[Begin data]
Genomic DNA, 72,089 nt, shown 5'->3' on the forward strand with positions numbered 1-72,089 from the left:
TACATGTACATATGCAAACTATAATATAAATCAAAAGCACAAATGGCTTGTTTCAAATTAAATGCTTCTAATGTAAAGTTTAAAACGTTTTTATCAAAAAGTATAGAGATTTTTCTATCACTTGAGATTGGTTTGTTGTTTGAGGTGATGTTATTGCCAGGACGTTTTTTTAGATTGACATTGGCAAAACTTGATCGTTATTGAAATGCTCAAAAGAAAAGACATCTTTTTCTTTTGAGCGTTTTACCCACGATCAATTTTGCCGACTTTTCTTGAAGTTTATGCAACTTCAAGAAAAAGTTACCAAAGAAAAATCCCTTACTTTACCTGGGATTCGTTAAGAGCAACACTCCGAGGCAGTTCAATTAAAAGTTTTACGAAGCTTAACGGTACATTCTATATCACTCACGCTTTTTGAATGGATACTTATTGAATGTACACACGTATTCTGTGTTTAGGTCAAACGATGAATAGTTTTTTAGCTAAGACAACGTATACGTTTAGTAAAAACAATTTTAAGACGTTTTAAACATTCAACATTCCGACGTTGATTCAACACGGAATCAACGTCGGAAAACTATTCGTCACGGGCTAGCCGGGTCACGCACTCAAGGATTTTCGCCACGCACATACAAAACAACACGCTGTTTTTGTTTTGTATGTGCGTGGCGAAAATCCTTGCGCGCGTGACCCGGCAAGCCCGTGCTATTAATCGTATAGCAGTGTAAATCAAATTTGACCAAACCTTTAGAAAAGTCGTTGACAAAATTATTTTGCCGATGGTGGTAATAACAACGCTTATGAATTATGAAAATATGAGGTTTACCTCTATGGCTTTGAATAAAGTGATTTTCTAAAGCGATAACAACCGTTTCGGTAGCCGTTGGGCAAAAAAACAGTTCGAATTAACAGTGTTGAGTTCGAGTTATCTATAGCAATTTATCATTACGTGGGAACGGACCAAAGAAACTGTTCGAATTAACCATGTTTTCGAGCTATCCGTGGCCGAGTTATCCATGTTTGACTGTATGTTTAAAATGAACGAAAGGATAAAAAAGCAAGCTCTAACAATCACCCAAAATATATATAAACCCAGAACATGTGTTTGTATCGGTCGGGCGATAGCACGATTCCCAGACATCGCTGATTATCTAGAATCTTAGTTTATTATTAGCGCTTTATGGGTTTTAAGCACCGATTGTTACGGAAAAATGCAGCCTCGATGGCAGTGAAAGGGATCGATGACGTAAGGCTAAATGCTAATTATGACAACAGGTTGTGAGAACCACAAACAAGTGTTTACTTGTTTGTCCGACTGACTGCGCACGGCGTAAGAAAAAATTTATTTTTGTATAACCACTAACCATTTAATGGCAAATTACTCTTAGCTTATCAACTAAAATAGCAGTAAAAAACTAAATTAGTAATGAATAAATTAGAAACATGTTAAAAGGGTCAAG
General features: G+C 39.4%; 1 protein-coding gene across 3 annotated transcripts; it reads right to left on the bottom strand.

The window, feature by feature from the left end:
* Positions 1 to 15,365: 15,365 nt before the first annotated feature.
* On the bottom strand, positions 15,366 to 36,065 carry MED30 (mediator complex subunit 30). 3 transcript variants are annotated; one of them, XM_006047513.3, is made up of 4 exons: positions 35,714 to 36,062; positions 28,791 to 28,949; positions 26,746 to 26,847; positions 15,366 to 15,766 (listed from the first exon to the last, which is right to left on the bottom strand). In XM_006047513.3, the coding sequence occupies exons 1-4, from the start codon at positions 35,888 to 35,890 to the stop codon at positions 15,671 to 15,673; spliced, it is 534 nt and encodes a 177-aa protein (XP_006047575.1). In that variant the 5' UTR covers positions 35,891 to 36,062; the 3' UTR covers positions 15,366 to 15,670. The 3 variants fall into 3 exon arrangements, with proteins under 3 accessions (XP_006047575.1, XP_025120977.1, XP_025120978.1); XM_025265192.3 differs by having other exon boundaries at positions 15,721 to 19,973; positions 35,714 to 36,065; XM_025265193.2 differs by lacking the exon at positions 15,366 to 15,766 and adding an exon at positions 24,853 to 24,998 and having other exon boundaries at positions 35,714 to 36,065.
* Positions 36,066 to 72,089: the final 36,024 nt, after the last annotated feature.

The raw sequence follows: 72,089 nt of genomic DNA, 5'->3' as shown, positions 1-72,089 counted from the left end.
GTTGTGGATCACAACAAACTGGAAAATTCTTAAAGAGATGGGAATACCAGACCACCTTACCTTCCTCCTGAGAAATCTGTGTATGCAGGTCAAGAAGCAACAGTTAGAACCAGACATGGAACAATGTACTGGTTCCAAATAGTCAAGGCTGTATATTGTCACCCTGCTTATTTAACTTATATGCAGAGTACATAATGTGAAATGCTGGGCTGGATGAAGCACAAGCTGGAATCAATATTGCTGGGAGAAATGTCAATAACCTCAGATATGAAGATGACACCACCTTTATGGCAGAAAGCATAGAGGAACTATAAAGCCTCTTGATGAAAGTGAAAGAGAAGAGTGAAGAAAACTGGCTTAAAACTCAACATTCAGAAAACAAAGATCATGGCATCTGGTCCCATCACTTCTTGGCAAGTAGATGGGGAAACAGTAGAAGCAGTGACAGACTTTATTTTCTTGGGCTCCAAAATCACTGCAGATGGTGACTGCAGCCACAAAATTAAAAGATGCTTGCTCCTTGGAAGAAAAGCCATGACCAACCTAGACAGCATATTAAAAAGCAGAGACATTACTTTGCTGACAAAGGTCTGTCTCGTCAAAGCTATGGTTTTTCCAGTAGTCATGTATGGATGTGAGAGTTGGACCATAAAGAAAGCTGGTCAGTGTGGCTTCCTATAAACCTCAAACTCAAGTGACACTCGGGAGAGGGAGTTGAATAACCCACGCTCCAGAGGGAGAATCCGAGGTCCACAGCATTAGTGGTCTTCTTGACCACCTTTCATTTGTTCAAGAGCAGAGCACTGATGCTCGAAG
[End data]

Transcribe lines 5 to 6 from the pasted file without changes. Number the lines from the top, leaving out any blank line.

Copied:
* Positions 1 to 15,365: 15,365 nt before the first annotated feature.
* On the bottom strand, positions 15,366 to 36,065 carry MED30 (mediator complex subunit 30). 3 transcript variants are annotated; one of them, XM_006047513.3, is made up of 4 exons: positions 35,714 to 36,062; positions 28,791 to 28,949; positions 26,746 to 26,847; positions 15,366 to 15,766 (listed from the first exon to the last, which is right to left on the bottom strand). In XM_006047513.3, the coding sequence occupies exons 1-4, from the start codon at positions 35,888 to 35,890 to the stop codon at positions 15,671 to 15,673; spliced, it is 534 nt and encodes a 177-aa protein (XP_006047575.1). In that variant the 5' UTR covers positions 35,891 to 36,062; the 3' UTR covers positions 15,366 to 15,670. The 3 variants fall into 3 exon arrangements, with proteins under 3 accessions (XP_006047575.1, XP_025120977.1, XP_025120978.1); XM_025265192.3 differs by having other exon boundaries at positions 15,721 to 19,973; positions 35,714 to 36,065; XM_025265193.2 differs by lacking the exon at positions 15,366 to 15,766 and adding an exon at positions 24,853 to 24,998 and having other exon boundaries at positions 35,714 to 36,065.